If there's one thing that goes together with late 70's computer users, it's TSR's paper and dice game Dungeons and Dragons. Jim Connelley is Dungeon Master of a D&D game in California, and one of the regular players is Jon Freeman, a neophyte to computer programming but well-versed in game design. He's a previously published author of two books on board games, and is a contributor to the hobbyist magazine GAMES. Looking to write off the purchase of his new Commodore PET computer, Connelley enlists Freeman's help with designing Starfleet Orion, programmed in BASIC. When they finish it in 1978, they have the first space-based tactical combat game for a microcomputer. In order to market the game, they form the first computer game publisher, Automated Simulations. The game is followed by a sequel, Invasion Orion, also for the PET. Both games are a success, and are eventually ported to other systems like the Apple II and TRS-80. But the company really hits it big in 1979 with the first entry in its Dunjunquest series, Temple of Apshai. Heavily influenced by the two founder's interest in D&D, the game is the first computer role playing game (RPG), allowing character creation with such stats as strength, constitution, dexterity, intelligence, intuition and ego. Having created their character at the inn, the player then stocks up on weapons, shield and armour. An innovative aspect of play is the ability to haggle with the innkeeper, letting the player offer a slightly lower price for the equipment than the seller requests for it, in the hopes of saving a few coin on the deal. Once equipped, the player enters the Temple, populated by a variety of monsters, in search of chests holding treasure. Featuring a sparse top-down display, the graphics are limited, with the rooms containing only a possible chest, guarding monster, and the bare walls. As the player moves his on-screen character around the dungeon, the hallways open up to reveal new pathways and rooms, and players are directed to consult the manual for immersive room descriptions. The game wins the Academy of Adventure Gaming Arts & Design's Origin award for 1980's Computer Game of the Year, and it is followed by two sequels, Upper Reaches of Apshai and Temple of Ra. They are all translated to every major game platform, and the entire trilogy is re-released with improved graphics in 1985. Other games produced in the early years of the company are Crush Crumble and Chomp, Star Warrior, Keys of Acheron, Datestones of Ryn, and Rescue at Rigel, among others.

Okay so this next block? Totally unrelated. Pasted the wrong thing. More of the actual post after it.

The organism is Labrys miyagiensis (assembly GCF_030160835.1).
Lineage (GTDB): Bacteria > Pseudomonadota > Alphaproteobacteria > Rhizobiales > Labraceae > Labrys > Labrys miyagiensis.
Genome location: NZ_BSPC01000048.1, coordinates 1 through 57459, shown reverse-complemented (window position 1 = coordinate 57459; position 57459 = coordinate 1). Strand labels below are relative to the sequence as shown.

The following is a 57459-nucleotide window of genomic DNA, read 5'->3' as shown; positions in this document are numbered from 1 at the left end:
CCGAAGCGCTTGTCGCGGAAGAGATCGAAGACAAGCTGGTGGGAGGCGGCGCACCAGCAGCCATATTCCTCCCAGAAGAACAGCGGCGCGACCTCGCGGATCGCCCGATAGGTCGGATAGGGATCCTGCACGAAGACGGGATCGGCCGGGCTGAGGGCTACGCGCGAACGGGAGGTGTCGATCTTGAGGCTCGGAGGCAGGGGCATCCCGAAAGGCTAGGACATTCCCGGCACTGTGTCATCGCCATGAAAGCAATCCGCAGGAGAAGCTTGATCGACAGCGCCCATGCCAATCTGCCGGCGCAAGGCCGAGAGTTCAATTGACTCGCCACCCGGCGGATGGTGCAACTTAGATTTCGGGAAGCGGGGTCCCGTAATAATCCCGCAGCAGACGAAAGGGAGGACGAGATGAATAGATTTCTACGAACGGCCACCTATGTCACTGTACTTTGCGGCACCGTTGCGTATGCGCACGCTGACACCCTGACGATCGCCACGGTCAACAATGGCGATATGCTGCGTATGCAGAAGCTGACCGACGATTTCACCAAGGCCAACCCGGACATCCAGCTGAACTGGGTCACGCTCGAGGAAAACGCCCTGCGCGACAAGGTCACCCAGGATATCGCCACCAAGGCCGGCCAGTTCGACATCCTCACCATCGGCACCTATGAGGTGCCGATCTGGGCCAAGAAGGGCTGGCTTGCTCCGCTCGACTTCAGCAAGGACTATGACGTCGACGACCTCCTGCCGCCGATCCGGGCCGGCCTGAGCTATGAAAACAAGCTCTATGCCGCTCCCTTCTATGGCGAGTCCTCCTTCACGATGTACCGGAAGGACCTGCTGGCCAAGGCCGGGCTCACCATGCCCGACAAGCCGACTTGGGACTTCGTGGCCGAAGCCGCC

In 1984 Olympic fever sweeps though the U.S. as Los Angeles prepares to host the summer version of the games. At the same time, Epyx is under pressure to produce a hit. Scott Nelson, one of the former Starpath programmers, had created a decathlon game for the Supercharger called Sweat!, but when the company merges with Epyx the project is shelved. Although this 2600 game provides little in the way of actual program code, its subject matter is the impetus for Epyx's sports extravaganza Summer Games. This project is chosen as a way of getting the new programming team from Starpath all working on the different sections required in the game. It is written in 100 percent assembler machine language, and the lead programmer is Stephen Landrum, accompanied by Randy Glover, Jon Leupp, Brian McGhie, Stephen Murdry, and Scott Nelson. This is the first game at Epyx to employ the use of a graphics artist, Erin Murphy, and from then on in they are used in the development of every game, along with a sound designer. There are eight Olympic events presented, including the pole vault, diving and skeet shooting, along with an impressive opening ceremony with the lighting of the Olympic torch. Each section features its own control method, with either frantic joystick waggling or complex timing moves. The various sports are all presented in loving detail, and Summer Games is one of the earliest games providing two-player simultaneous action on one computer. Up to eight people can play, and options include the chance to practice a single event, compete in a number of specified contests or going up against the full roster of competitions. A large selection of